Last season, it was Jakobi Meyers throwing two touchdowns as the Patriots continued to expand their use of trick plays to provide the offense with a spark. This year, against the Jets, it was a first-drive weapon with Kendrick Bourne throwing a touchdown pass to Nelson Agholor to give the Pats an early lead.
These kinds of plays have always been lurking in Josh McDaniels' playbook. From 2007's Brady-to-Moss-to-Brady-to-Gaffney against the Steelers to the Edelman-to-Amendola strike in the 2014 Divisional Roundn vs. Baltimore, the Patriots' long-time offensive coordinator has had plenty of success with unconventional plays.
On Tuesday, McDaniels explained how these plays come together.
"I usually tell the guys that we're going to rep them in practice enough and rep them long enough, sometimes for weeks, to the point where none of us feel like it's a trick," explained McDaniels. "I think once we practice it enough and, a lot of times for me, we have to see a bad look and then make a good decision in practice, not make the play into a turnover in practice and see the reaction from the players when those things happen. Once we cross over that line and feel comfortable with the decision making based on who's going to be touching the ball then I don't really feel like it's a huge risk because I trust the guys, I trust what we're doing and we've seen it on tape and we've got a lot of examples of it in practice."
Meyers again threw two passes earlier this season, something that always opens up the door in Mick Lombardi's receiver room for everyone who wants a shot.
"You put in one trick play where say Jakobi is throwing one and the whole room lights up, 'let me throw one, let me throw one,' said Lombardi. "[It was a] great call by Josh, great execution not just by Kendrick but by Onwenu on the cut block, Jakobi on the block in the slot and Nelson's savvy to beat the corner.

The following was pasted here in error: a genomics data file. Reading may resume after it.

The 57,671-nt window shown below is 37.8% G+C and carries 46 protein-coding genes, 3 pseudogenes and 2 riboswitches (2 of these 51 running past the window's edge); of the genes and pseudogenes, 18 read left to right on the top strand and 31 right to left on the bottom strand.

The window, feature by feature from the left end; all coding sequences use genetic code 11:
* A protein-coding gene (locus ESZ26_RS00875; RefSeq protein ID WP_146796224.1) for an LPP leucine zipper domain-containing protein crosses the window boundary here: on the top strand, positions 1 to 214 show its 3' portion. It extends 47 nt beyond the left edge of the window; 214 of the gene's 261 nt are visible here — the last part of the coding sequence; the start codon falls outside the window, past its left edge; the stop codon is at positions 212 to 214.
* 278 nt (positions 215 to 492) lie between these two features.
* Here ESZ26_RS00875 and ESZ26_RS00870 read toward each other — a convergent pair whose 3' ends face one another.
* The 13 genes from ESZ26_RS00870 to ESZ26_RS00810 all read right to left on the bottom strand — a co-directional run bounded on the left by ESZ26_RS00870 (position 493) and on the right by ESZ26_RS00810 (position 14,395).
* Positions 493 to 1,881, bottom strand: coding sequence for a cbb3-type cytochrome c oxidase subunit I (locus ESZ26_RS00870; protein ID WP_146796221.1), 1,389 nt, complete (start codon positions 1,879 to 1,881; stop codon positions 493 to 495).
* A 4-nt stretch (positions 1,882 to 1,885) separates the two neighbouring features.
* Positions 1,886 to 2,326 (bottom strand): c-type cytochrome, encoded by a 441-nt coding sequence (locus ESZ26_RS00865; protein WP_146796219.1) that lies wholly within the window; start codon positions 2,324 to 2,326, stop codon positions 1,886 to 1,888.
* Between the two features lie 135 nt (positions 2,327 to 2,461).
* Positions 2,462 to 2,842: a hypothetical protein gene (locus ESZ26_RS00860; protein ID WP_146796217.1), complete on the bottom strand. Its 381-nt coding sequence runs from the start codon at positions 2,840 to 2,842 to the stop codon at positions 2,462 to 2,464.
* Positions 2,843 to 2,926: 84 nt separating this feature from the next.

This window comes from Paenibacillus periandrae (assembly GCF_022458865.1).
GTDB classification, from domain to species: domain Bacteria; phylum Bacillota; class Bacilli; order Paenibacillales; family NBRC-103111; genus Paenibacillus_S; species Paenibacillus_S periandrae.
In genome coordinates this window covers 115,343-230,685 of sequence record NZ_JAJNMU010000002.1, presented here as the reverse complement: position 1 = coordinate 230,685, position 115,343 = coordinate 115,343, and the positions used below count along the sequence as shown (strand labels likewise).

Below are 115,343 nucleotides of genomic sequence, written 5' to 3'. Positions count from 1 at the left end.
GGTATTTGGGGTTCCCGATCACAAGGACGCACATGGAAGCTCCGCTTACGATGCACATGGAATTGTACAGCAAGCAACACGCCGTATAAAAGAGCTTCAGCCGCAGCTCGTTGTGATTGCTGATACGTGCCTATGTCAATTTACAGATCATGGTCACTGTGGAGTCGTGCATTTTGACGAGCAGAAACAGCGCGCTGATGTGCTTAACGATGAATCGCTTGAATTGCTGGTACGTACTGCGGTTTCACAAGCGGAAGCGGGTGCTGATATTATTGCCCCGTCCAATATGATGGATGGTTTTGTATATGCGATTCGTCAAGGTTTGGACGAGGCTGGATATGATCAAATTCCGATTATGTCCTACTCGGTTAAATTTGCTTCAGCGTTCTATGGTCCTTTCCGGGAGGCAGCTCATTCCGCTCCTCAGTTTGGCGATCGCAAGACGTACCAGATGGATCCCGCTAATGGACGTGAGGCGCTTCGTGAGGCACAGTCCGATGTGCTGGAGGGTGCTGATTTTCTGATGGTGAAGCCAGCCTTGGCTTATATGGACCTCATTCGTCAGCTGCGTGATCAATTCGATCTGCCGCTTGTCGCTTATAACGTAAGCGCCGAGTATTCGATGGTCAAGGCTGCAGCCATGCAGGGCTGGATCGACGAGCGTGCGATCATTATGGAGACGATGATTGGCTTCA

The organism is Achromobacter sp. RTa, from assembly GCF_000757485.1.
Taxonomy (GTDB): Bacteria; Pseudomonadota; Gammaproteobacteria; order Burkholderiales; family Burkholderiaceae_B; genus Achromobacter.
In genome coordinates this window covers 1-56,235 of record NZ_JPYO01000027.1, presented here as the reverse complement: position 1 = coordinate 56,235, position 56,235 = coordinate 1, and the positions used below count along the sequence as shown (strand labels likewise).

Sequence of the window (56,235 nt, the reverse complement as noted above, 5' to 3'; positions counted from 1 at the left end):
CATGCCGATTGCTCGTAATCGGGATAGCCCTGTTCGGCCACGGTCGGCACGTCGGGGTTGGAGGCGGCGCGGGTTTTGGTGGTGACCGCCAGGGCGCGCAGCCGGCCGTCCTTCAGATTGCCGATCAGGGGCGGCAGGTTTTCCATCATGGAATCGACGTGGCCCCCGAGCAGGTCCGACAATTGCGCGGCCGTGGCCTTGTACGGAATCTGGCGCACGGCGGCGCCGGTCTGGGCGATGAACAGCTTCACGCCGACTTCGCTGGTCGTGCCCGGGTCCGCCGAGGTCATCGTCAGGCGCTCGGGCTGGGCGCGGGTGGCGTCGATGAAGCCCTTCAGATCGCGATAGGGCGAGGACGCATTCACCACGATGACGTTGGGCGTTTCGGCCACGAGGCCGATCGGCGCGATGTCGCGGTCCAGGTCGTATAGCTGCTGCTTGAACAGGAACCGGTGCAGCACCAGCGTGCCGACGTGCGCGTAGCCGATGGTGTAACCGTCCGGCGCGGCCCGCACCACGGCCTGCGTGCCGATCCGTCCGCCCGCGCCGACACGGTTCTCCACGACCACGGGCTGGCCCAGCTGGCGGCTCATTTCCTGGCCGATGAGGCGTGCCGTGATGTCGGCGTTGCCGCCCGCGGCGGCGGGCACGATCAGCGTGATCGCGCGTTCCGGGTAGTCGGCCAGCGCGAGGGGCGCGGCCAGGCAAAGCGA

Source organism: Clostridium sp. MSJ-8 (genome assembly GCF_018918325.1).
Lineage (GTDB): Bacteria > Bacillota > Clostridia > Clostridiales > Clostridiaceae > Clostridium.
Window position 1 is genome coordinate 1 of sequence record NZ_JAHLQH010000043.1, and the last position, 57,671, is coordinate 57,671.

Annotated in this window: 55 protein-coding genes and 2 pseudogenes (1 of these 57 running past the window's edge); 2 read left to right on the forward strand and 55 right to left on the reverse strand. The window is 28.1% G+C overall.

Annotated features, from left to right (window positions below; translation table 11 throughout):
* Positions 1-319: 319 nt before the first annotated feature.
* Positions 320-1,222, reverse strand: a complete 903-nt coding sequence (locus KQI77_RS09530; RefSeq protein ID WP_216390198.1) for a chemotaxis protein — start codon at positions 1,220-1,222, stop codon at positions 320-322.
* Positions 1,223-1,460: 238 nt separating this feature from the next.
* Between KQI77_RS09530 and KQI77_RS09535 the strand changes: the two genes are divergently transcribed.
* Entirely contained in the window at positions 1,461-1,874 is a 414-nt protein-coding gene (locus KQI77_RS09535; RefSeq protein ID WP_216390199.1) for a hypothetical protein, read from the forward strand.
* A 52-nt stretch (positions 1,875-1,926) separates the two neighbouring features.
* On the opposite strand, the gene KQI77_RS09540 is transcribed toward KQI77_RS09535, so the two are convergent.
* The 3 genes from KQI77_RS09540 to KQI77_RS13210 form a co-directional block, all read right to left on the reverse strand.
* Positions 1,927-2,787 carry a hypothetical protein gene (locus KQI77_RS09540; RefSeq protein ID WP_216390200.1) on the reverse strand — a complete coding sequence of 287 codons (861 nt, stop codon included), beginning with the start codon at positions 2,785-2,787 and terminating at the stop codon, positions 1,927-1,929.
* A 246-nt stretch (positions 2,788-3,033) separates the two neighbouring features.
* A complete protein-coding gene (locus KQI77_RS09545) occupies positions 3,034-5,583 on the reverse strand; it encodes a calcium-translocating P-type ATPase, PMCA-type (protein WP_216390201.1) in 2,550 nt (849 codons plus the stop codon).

"Kendrick did a great job of throwing it, I was proud of him."
"I go back to my days when we had to have a throw-off," said Troy Brown recalling how passers used to be chosen. "Of course, every skill player is going to say they can throw the ball. That doesn't always work out when you take their word for it."
The offensive coordinator welcomed the input from his positional coaches.
"The coaches have great input on this," said McDaniels. "I don't go into my office and try to come up with trick plays ad nauseum every week. They all have a say in what the game plan is. They come from everywhere."
Once the play is born and repped in practice, it's just a matter of springing it at the right time, against the right defensive look.
"You can't run them blindly against every defense, that doesn't work," said McDaniels. "You have to know what you're looking for and there's gotta be a reason, just like there's a reason we run the lead play against certain teams and don't run it against others.
"I say to our players, 'if your heartbeat goes up when we call this, we haven't run it enough in practice.'"
Coaches Quotes of Note
Ivan Fears on what his young running backs need to learn:
"Everything is about that consistency and that's the thing the young guys are trying to learn. It's consistency in everything you do, from day one on Monday, straight through to the Sunday game. And if you can develop that consistency and do it consistently, you're gonna be alright. Can you get rookies to understand that? That's hard."
Mike Pellegrino on Myles Bryant:
He's been ready since day one here. He's always prepared like he's going to play in the game. When he wasn't playing last year, [he was] consistently asking about the gameplan, 'what does this mean', really in tuned questions to the gameplan, which is really, really nice to see from a rookie."
Cam Achord on Nick Folk:
"Nick is that constant, every day shows up ready to go, knows exactly what he needs to do during the week to maintain his body and get ready to go and deliver the kick he needs to deliver. That just shows how dedicated he is."